[RFC] mailbox: Add Broadcom BCM2835 mailbox driver
slapdau at yahoo.com.au
Sat Aug 17 07:47:42 EDT 2013
On 08/17/2013 06:54 AM, Stephen Warren wrote:
> On 08/16/2013 03:44 AM, Craig McGeachie wrote:
>> On Sat May 11 00:41:55 EDT 2013, Stephen Warren wrote:
>>> The problem here (with Simon's existing patch) is that it was never sent
>>> upstream. Hence, most likely very few people know about it. If you start
>>> pro-actively sending your work upstream, that'd be great. One possible
>>> issue with your original patch is that there's now a mailbox subsystem
>>> upstream which I don't think your patch used (and at a very quick
>>> glance, Lubomir's patch uses), and any new driver upstream would have to
>>> use that.
Ok. Three very different approaches to this driver. For reference,
I've been looking at:
- Downstream driver (Gray Girling)
- Lubomir Rintel's patch
- Simon Arlott's patch
I think I can see what Simon meant when he stated that his driver
supported concurrent messages per thread when the others didn't. But I
don't think I'd regard it as concurrent. In short he sets up queues for
read and write so that if a write is requested and the mailbox is full,
or if an IRQ comes in for a reply and there is no-one waiting to read.
The IRQ handler checks for pending writes to clear the queue out, and
reads check to see if the response is already queued up.
It's interesting, but I think it suffers the same problem that the
downstream driver has. The mailbox writes and reads are separate calls.
While the downstream driver uses semaphores to keep read calls in step
with data returned in the IRQ handler, it does nothing to ensure that
the reads are done in the same order as the writes. Or that for a given
write, the following read will actually happen. There was an interesting
commit downstream recently where down_interruptible was replaced with
just down. I'm guessing issues with the caller being interrupted and the
messages getting out of whack due to subsequently misaligned write/read
I think mostly this works by good luck. The calls to bcm_mailbox_write
and bcm_mailbox_read tend to be one after the other, and there are
fairly few calls. The framebuffer driver and vchiq driver both make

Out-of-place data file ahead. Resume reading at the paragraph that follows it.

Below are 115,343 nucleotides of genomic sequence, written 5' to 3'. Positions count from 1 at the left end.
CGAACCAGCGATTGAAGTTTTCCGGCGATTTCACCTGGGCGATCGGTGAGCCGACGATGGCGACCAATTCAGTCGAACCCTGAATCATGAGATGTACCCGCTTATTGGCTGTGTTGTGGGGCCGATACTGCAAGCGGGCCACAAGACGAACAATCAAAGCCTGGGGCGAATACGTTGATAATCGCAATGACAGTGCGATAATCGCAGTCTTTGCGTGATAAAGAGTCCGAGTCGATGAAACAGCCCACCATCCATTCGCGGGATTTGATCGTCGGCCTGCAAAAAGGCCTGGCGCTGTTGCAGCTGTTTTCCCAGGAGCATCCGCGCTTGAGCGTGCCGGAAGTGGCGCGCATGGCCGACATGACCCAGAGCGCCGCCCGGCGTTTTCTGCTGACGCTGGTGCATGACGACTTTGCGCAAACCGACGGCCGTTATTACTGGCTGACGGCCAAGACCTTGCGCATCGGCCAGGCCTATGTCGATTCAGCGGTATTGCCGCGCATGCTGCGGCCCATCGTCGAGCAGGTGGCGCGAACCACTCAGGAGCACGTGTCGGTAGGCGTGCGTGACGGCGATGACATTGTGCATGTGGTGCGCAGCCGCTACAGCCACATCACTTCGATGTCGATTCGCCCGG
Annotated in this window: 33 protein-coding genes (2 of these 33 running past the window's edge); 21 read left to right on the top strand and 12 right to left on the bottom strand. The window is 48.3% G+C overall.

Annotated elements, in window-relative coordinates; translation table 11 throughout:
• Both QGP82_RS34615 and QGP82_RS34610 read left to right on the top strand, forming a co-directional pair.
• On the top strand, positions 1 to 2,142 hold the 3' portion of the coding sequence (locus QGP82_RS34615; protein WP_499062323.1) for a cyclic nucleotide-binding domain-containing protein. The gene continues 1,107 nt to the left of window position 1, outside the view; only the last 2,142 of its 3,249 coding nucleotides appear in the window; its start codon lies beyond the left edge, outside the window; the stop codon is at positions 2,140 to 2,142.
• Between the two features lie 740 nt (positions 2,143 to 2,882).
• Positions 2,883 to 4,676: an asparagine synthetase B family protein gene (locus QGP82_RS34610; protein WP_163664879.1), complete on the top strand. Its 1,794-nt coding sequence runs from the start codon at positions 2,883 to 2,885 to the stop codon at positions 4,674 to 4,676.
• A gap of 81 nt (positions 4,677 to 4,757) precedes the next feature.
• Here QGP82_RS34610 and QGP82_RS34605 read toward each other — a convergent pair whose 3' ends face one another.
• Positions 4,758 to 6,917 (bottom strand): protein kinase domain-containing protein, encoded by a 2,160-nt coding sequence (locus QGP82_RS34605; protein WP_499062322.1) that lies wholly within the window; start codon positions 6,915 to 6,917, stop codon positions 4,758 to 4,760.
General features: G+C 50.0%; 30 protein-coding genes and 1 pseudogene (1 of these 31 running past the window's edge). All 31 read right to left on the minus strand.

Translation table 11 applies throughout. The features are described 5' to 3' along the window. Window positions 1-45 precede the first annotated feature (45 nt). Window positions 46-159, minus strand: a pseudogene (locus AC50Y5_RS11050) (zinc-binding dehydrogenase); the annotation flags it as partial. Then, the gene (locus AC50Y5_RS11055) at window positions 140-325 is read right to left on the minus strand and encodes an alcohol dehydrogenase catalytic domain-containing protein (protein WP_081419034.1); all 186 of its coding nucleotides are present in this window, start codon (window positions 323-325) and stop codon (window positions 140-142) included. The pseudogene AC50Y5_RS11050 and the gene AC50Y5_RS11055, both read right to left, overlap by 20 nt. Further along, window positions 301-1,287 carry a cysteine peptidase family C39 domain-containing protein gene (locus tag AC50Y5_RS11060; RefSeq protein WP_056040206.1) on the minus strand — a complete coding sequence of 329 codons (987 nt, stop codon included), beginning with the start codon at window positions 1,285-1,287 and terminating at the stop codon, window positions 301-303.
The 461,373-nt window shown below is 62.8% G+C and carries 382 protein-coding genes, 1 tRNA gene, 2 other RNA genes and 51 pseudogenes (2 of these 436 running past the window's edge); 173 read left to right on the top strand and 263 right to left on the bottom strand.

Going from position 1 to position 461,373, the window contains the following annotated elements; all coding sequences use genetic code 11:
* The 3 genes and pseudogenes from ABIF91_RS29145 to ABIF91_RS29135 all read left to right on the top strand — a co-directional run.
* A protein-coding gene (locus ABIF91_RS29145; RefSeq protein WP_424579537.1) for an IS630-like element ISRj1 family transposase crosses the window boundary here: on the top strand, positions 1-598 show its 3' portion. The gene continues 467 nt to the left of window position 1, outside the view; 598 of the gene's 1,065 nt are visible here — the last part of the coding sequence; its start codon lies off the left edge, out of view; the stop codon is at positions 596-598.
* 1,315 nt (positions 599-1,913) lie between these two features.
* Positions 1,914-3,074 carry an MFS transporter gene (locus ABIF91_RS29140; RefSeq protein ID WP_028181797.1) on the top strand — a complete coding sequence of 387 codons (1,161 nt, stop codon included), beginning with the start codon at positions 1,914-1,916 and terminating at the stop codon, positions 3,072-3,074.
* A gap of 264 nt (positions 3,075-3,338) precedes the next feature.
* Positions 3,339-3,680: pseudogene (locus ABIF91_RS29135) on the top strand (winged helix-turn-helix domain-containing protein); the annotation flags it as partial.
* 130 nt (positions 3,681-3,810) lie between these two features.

only one pair of calls as start up to set up shared memory blocks. I
don't see the other calls being made too often either. But for all
that, I believe there is a fairly nasty race condition in there, which
Simon's version also has.
As a little bit of a side note, I don't think that the channel
identifier in the Videocore mail box implementation actually changes any
guessing a lot, but I think it's just used as a correlation identifier
so that vchiq, framebuffer, and property messages don't interfere with
I think Lubomir's implementation, with the atomic write/read interface,
might be the safest, but that it gains safety at the cost of
performance. I say performance a bit tongue in cheek because I don't see
the need for that many mailbox calls. The only place where I thought it
might be an issue, vchiq, makes the call once to set an alternative call
mechanism. Unless somebody is checking the chip temperature every 5us,
I can't see it being an issue.
For all that I'd have been tempted to implement a single write interface
that also passed in a reference to call back handler to receive the
reply. And perhaps add a convenience interface that put a synchronous
write/read call on top of that.
> The best approach is probably to abstract the interface so that multiple
> different implementations can share the same API. The API would still
> need to be defined in include/linux/mailbox.h so that everything would
> have access to it.
> include/linux/remoteproc.h seems like it might be less HW-specific,
> although I haven't taken any time to understand it at all.
I've been wrestling with this one all day. I had a good hard look at the
remoteproc abstraction. I don't think it's all that abstract. At best I
think it offers a templated algorithm implementation, that is mostly
implemented in terms of call backs. It doesn't provide any real benefit
with its driver registration. The only way to get an rproc is to keep it
after calling rproc_alloc, and then use it for all your subsequent
remoteproc calls. The drivers that use remoteproc provide all the call
backs in the same source files that call the entry points. It's fairly
obvious that they're just calling some functions that will mostly just
call back. The registration and driver aspect of remoteproc_core.c just
looks like over-engineered overhead.
Given the very simple processing model of mailboxes, I think replication
of this design would be a mistake. I don't see any code sharing gains.
Mailboxes really only look appropriate when used directly by higher
level system abstractions.
Interestingly, the PL320 is the only mailbox implementation under
drivers. For example, the OMAP one used by omap_remoteproc.c is in the
OMAP architecture directory.
All in all, I think the PL320 mailbox driver is in the wrong place and
is going to cause a lot of confusion.
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